The resources sector remains one of the four pillars of the Queensland economy despite the recent downturn, he said.
“Mining continues to do the heavy lifting for the Queensland economy,” Cripps said.
“Recent statistics record an impressive $7 billion in private capital investment in mining and exploration for the September quarter 2012 – that’s more than 67 per cent of total investment in Queensland.
“A new record was set of over $27.3 billion in investment for the 12 months ending September 30.
“That represents a 200 per cent increase on the $13.8 billion previous record for this period set only 12 months earlier.”
Cripps said that while mining activities represented the bulk of total investment in Queensland, investment in exploration also continued to achieve near-record levels.
“The latest ABS statistics show there was exploration expenditure of more than $1.35 billion reported for Queensland during the 12 months to 30 September 2012,” he said.
“This expenditure continued to be dominated by coal and coal seam gas exploration, with coal accounting for half of all expenditure at more than $671 million.
“Petroleum exploration contributed an additional $438 million.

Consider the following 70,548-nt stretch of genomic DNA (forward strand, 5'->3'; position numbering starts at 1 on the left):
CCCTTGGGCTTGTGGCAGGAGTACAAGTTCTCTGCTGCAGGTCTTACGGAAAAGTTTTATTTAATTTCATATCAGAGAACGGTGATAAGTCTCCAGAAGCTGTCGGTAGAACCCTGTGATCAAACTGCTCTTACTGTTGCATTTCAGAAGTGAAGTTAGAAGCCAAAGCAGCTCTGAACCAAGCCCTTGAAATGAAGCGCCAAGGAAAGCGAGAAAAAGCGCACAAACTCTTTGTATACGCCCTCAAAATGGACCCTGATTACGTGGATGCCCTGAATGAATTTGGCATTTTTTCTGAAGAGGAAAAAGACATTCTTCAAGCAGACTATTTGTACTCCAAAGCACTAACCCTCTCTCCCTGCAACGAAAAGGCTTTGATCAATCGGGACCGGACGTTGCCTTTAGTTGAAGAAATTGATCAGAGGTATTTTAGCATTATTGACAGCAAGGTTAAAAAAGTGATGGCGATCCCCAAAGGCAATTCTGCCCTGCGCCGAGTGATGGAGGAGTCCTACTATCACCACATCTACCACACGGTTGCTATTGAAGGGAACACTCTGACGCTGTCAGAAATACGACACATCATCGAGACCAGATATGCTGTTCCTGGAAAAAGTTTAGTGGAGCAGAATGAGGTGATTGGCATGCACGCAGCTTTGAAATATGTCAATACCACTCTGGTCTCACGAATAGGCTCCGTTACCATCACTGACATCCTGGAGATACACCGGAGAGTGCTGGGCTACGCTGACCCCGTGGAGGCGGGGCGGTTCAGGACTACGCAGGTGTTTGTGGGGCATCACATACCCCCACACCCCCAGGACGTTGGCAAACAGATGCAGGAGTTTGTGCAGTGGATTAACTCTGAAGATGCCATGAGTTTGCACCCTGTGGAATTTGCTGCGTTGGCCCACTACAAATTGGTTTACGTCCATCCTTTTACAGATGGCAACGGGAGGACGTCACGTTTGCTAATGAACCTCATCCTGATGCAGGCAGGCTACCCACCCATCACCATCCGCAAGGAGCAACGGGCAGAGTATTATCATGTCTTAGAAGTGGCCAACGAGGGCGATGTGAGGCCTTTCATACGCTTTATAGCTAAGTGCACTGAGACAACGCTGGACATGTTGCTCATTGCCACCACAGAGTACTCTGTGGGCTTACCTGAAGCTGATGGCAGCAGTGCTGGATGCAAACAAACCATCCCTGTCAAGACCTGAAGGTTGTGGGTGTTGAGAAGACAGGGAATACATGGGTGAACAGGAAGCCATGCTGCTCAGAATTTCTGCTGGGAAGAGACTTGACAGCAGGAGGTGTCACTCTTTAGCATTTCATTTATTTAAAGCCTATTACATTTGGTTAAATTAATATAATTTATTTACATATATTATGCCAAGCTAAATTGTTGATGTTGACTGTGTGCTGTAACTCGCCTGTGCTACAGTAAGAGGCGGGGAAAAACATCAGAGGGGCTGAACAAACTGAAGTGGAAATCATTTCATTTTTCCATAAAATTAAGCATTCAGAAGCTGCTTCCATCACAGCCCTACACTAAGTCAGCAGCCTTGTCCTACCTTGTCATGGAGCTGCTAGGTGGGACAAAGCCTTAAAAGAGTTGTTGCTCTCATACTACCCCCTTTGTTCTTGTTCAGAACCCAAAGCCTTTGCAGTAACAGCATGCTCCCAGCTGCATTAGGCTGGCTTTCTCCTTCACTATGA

“Copper exploration is also setting new records with $141 million expended in the past 12 months, which is a 20 per cent increase on the $116 million achieved in 2008 at the peak of the so-called ‘mining boom’.”
Cripps said more than 27% of all onshore exploration activity in Australia occurred in Queensland.
“Since late 2009, Queensland has also attracted more onshore exploration investment than New South Wales, Victoria, Tasmania, South Australia and the Northern Territory combined,” he said.
“The mining and exploration sectors also continue to be major sources of employment for Queensland.
“The latest ABS figures show full-time employment in these sectors in Queensland accounted for 69,100 direct full-time jobs as at August 2012.
“This represents 4 per cent of the total full-time workforce and is still some 4600 jobs higher than at the same time last year.
“Given that mining generates, on average, three indirect jobs for each direct position, this figure would suggest mining and exploration now underwrite approximately 280,000 full-time jobs in Queensland.
“This equates to over 16 per cent of Queensland’s full-time workforce, or better than one in every six jobs.
“Mining is rapidly becoming the major source of employment outside the major coastal cities in the state.”